Just note that the headline might lead you to think he was going to have a rough time being confirmed but that is not what it says, nor what it means.
In effect, it means that (1) a few senators exercised over his not having paid them due deference by reading a report he plans to ignore before meeting with them, (2) a few more concerned about killing citizens abroad without according them their rights and explaining themselves, and (3) a few worried about leaks (not worried about why there aren’t more and why so many resources are applied to finding them unless they favor the administration, but about why there are any that do favor the administration).
And it means he will get through the hearing and confirmation this time despite significant opposition leading to his withdrawing his name from consideration last time for the questions his prior conduct had raised. Now, after compounding his earlier sins and presumably his rationalization skills, he can expect confirmation.
After all, we all agree that torture and unconstitutional intrusions on individual rights are acceptable, don’t we?
CIA nominee John Brennan to face tough questions in Senate – latimes.com.
“What is the difference between planning to win the next election and conspiring to intentionally collapse the American economy, if necessary, merely so the conspirators’ party can regain the Office of the Presidency? On such razor sharp edges the Republicans decided to dance.”
Taken from Wassup This Week, the blog written by a friend, Folke Tyko Kihlstedt, which I commend to your attention.
Just catch these last few paragraphs. There is a future beyond Brennan, Obama, Romney, all the prospective presidents whose names we might now foresee. Having this in place, as well as laws that fail to define “terrorism” or “associated forces” and permit indefinite detention, even of citizens, and presumably killing them on presidential authority, is not consistent with American values as I’ve learned them.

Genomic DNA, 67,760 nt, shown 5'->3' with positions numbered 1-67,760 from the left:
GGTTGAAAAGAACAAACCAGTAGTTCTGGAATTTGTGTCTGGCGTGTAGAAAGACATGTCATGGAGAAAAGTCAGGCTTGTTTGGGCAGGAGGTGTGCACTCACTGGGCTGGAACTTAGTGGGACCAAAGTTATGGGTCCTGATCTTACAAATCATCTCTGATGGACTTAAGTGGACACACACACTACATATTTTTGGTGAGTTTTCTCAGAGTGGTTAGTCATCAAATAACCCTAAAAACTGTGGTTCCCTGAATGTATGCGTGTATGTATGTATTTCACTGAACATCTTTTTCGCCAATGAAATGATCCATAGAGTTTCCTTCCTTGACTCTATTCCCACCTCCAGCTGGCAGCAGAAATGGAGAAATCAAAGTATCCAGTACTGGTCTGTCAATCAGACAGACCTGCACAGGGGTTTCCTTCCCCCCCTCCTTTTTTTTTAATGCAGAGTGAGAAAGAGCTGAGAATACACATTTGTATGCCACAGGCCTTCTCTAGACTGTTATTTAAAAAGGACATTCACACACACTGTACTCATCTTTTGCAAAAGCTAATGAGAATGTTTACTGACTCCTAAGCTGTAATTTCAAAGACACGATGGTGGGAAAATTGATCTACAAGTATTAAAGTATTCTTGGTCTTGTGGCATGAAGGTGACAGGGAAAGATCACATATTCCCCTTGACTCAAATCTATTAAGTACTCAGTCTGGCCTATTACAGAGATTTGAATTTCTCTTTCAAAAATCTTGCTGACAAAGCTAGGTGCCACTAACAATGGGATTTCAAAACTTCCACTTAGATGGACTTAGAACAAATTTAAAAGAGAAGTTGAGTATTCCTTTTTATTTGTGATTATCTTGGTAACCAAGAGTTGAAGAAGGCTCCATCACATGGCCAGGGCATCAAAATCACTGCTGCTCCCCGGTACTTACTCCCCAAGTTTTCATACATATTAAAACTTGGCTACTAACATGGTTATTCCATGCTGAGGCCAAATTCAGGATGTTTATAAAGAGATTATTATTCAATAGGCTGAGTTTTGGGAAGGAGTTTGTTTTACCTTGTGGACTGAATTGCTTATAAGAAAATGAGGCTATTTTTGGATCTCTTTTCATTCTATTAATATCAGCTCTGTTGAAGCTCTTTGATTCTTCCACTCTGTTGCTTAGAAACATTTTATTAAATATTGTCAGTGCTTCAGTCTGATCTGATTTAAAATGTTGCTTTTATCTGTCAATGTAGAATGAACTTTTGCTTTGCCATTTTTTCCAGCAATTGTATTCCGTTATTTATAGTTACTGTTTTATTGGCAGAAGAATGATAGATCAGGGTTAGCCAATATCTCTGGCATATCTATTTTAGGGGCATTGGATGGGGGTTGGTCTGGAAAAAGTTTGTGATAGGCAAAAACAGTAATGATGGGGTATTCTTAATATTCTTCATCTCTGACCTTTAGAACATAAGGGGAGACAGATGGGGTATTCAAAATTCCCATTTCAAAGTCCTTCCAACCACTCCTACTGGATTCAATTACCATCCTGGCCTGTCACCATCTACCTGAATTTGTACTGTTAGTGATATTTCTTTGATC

“Said Brennan: “I think the president always needs the ability to do things under his chief executive powers and authorities, to include covert action.” But, he added, “I think the rule should be that if we’re going to take actions overseas that result in the deaths of people, the United States should take responsibility for that.”
One official said that “for a guy whose reputation is focused on how tough he is on counterterrorism,” Brennan is “more focused than anybody in the government on the legal, ethical and transparency questions associated with all this.” By drawing so much decision-making directly into his own office, said another, he has “forced a much better process at the CIA and the Defense Department.”
Even if Obama is reelected, Brennan may not stay for another term. That means someone else is likely to be interpreting his playbook.
“Do I want this system to last forever?” a senior official said. “No. Do I think it’s the best system for now? Yes.”
“What is scary,” he concluded, “is the apparatus set up without John to run it.””
via CIA veteran John Brennan has transformed U.S. counterterrorism policy – The Washington Post.